After the initial Marvel Noir books were concepts that didn’t immediately lend themselves to the noir treatment, Marvel has put out books that seem more suited to the genre and none seem more suited than the Punisher. The idea of a man killing criminals is easily transported back to the early-to-mid 20th century, but, somehow, what Frank Tieri does here is still a little surprising by not taking the easy route.
Some elements of the regular Punisher story carry over with Frank Castelione, a World War I veteran and single father after his wife died of cancer sometime after the war. It’s 1928 and Frank runs a general store in the Bronx, doing his best to keep his son out of trouble. But, for a young boy of Italian and Jewish descent in New York in the late ’20s, trouble finds him and he’s soon pickpocketing people with his buddies, much to his father’s frustration and despair.
Tieri spends nearly half of the issue setting up Frank’s life in 1928, but it’s time well spent. The introductory sequence, in particular, is well done, introducing us to this version of the Punisher in 1935 via a radio show introduction. Reimagining the Punisher as a radio drama crime-fighter ala the Shadow is a great idea and makes for a great sequence — so long as you don’t think too hard about how the Punisher would also have a radio show.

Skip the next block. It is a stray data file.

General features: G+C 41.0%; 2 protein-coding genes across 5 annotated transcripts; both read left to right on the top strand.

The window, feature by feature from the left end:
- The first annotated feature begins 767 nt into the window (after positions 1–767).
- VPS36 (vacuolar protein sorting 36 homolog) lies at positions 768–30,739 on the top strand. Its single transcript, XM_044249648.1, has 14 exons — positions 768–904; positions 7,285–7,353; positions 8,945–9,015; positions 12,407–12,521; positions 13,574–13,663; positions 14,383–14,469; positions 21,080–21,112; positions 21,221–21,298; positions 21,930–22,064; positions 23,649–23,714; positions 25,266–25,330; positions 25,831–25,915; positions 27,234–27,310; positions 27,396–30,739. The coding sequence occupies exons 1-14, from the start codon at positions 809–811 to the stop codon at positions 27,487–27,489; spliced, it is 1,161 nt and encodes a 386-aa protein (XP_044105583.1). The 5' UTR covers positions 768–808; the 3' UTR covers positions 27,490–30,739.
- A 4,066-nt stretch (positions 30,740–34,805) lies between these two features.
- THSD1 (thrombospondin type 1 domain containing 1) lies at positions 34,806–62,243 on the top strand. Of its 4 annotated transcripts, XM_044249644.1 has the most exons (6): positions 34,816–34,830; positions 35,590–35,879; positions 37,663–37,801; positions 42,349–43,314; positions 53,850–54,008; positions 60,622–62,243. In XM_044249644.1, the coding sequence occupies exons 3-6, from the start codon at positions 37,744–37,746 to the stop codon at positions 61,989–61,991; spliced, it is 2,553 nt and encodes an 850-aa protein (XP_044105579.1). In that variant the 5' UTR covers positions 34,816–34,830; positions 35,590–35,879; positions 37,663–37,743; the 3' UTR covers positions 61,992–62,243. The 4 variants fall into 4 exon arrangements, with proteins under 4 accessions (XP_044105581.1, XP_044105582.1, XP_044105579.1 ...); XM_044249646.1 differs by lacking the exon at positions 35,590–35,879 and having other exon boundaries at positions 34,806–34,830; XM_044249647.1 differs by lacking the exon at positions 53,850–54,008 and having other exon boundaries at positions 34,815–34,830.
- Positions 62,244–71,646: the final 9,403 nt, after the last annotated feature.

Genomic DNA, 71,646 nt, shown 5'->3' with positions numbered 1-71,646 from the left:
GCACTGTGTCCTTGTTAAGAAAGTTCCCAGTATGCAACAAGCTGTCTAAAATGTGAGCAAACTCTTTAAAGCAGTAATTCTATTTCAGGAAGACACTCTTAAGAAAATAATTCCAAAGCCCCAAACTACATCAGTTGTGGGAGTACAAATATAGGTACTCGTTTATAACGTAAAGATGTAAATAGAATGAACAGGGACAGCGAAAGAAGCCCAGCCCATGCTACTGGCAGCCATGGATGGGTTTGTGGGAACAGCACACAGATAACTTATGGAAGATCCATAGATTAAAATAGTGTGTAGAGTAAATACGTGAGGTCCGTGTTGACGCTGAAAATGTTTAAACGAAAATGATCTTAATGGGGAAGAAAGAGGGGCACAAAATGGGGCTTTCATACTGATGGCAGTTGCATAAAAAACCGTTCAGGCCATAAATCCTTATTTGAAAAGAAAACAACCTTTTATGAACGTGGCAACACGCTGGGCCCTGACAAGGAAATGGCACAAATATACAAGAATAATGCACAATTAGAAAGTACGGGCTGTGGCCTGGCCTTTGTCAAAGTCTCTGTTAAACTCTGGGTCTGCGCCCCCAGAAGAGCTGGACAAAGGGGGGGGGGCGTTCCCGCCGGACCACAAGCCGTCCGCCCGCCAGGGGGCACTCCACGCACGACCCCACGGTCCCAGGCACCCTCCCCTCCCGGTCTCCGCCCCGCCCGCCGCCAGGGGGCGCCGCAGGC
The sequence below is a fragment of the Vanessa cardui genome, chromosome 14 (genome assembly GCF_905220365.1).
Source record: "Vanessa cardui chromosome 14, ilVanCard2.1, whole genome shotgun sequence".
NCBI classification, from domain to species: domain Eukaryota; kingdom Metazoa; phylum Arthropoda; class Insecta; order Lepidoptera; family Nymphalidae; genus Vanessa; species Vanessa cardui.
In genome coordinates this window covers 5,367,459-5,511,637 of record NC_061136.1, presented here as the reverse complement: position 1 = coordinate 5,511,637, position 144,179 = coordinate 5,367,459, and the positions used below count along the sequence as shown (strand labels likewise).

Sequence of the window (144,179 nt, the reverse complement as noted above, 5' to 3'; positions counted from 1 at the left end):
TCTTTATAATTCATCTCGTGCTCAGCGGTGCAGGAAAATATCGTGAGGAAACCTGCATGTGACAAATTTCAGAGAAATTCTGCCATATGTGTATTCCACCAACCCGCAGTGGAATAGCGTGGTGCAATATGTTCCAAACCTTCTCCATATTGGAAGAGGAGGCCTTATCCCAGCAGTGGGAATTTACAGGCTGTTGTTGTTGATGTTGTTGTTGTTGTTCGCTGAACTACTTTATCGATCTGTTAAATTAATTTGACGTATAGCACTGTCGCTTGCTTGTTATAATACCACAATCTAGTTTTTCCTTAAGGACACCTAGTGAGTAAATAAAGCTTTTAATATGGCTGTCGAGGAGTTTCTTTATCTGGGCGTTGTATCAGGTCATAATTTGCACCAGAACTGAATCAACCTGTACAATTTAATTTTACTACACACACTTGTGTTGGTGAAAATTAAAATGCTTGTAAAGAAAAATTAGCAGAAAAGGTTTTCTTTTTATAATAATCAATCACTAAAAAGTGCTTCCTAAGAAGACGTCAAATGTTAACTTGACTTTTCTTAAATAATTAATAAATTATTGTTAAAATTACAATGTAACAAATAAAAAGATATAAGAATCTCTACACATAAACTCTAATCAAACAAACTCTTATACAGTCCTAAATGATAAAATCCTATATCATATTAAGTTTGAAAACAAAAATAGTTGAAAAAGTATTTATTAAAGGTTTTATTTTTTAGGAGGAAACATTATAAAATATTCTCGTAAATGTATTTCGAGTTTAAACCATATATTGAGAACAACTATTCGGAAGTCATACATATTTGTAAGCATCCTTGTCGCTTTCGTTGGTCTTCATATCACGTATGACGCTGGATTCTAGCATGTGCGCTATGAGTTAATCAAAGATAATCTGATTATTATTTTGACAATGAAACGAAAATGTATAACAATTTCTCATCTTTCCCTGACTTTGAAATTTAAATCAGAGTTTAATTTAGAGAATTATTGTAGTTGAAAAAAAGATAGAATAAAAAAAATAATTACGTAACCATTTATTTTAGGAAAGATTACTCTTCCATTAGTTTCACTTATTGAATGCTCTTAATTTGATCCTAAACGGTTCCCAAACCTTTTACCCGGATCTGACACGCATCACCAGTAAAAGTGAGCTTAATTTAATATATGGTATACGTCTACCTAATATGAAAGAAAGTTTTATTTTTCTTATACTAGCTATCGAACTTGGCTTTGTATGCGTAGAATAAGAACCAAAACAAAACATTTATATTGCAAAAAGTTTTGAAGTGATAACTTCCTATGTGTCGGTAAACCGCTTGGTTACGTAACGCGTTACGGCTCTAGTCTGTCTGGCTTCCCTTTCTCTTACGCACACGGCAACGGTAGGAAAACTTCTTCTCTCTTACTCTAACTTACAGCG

While necessary, this issue is almost exclusively set up and doesn’t really provide a pay-off except for the reveal of the real world villain of the series at the end. The details Tieri throws in are great, like Frank’s chest tattoo to mock the Angel of Death, but there may not be enough here to bring back some readers. Even the fantastic opening sequence seems a bit long considering that it takes place seven years after the main story.
Paul Azaceta’s art is quite good here. He handles the mood and emotion of the characters well. We’re used to seeing Frank Castle looking serious and angry, but to see Frank Castelione heartbroken at the path his son is going down is new and a little shocking. Visually, this isn’t Frank Castle and that’s exactly what this book needs.
Azaceta mostly works with non-action scenes in 1928 New York and it looks like the time period (from what I know). His World War I sequence is a little over-the-top, but also thrilling. I can’t wait to see him handle this Punisher taking on the mob.
“Punisher Noir” provides a few surprises and does a good job of differentiating itself from the regular Punisher story. However, there isn’t much in this issue except for set-up, which is done very well, but doesn’t take the place of a good plot, something we only see a brief glimpse of.